Password Encryption and Security: Best Practices
Password security is easy, right? These days, programs and sites make you choose a complex password with at least one number, one symbol, one capitalized letter, etc. Besides, sites and programs encrypt all of that information. Right?
Unfortunately, it’s not that easy. Sites and web applications often give their users a false sense of security with their complicated password requirements and SSL encryption claims. In reality, complex password requirements may make it easier for a hacker to guess your password, as it provides them with a strategy for guessing a password based on a site or program’s password requirements and limitations. And encryption offers limited protection—hackers can analyze the encrypted password “hash” from a collected database and effectively reverse passwords from it.
Your business can’t afford the consequences of a data breach. Rather than relying upon the password requirements or encryption of a site or application, your best bet for password security is to create strong passwords and back them with a second layer of security.
Here are some tips for creating strong passwords:
- Never, ever use the word “Password”, the number sequence “123,” or the name of the program or app in your password. These are very commonly used and, therefore, easy for hackers to guess.
- Always change the default password that came with a program, device, or site.
- Change your passwords at least every three months.
- Get creative. Think of a password that even your best friend or spouse would never come close to guessing.
Beyond Strong Passwords
Creating strong passwords is an absolute must when protecting yourself and your network. But it’s important be aware that even the strongest of passwords provides only one layer of security—a layer that, historically, advanced hackers have been able to penetrate again and again. Using only passwords for authentication (single-factor authentication) can involve great risk, especially for businesses and organizations. After all, it only takes one employee’s compromised password to jeopardize your entire system.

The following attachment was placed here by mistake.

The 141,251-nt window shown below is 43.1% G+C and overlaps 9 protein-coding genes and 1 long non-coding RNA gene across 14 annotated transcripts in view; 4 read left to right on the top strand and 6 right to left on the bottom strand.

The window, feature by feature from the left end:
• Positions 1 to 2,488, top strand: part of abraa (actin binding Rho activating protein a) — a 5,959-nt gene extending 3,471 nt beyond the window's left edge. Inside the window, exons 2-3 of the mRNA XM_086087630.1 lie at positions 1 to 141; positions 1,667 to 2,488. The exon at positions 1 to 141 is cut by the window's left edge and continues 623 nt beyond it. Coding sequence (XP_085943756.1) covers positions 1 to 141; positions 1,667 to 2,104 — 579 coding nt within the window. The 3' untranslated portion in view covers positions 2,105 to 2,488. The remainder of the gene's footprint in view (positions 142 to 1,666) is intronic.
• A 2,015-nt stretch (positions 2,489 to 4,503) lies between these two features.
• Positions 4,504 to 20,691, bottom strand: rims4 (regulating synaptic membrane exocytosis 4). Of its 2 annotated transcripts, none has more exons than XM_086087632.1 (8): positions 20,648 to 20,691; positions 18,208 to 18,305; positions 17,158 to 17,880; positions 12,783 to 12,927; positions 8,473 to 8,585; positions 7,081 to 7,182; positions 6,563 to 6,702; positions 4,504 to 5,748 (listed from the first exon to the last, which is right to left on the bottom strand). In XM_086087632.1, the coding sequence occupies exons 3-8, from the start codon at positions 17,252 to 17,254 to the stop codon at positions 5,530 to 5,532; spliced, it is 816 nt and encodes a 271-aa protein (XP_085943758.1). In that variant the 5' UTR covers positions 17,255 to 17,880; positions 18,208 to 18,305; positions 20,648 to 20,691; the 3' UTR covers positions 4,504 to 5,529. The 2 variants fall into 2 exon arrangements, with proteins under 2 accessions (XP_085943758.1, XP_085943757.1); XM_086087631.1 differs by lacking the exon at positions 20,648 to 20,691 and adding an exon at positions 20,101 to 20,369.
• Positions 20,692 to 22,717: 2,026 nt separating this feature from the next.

For these reasons, I recommend that all of business clients (and anyone very concerned about sensitive data, etc.) consider multi-factor authentication software.
What is multi-factor authentication? Multi-factor authentication (MFA) requires users to present two or more of the three common authentication “factors” in order to gain access to a system: something you know (like a password), something you have (like a token or mobile device), and something you are (like a fingerprint or iris scan).
MFA is growing in popularity and will likely be commonplace in the near future. Cost-effective soft tokens and convenient mobile applications have made MFA systems much more accessible to everyday users and businesses of all sizes.
Consistently using password security best practices ensures that you’re strengthening your passwords to protect yourself and your business from a potentially disastrous security breach or phishing attack. But, only switching to a multi-factor authentication system will truly make your system impenetrable to outside attackers.